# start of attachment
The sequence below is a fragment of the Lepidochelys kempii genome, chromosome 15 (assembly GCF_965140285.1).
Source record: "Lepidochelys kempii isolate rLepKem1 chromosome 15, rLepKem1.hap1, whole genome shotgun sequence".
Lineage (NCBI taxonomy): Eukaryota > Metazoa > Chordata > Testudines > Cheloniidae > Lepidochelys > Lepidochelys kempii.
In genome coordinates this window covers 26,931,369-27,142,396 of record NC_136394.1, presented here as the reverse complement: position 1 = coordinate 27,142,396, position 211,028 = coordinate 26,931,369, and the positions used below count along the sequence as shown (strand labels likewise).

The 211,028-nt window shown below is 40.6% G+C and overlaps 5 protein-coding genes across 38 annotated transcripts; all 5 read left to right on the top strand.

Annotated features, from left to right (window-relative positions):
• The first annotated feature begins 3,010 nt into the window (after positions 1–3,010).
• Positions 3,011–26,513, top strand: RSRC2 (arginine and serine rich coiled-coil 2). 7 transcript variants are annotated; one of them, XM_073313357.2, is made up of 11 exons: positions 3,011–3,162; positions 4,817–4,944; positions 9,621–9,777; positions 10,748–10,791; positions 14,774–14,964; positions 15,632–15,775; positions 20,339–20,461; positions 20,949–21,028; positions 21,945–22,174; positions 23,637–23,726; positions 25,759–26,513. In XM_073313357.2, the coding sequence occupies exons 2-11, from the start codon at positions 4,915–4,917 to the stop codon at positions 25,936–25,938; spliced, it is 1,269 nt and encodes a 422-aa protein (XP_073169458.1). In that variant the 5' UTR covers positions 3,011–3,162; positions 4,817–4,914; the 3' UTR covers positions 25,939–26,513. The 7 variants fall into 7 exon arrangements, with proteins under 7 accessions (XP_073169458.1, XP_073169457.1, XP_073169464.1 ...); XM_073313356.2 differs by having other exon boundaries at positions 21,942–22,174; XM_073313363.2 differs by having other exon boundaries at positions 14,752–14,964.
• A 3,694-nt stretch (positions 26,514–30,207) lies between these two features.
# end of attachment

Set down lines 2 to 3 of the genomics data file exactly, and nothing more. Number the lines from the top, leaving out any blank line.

Source record: "Lepidochelys kempii isolate rLepKem1 chromosome 15, rLepKem1.hap1, whole genome shotgun sequence".
Lineage (NCBI taxonomy): Eukaryota > Metazoa > Chordata > Testudines > Cheloniidae > Lepidochelys > Lepidochelys kempii.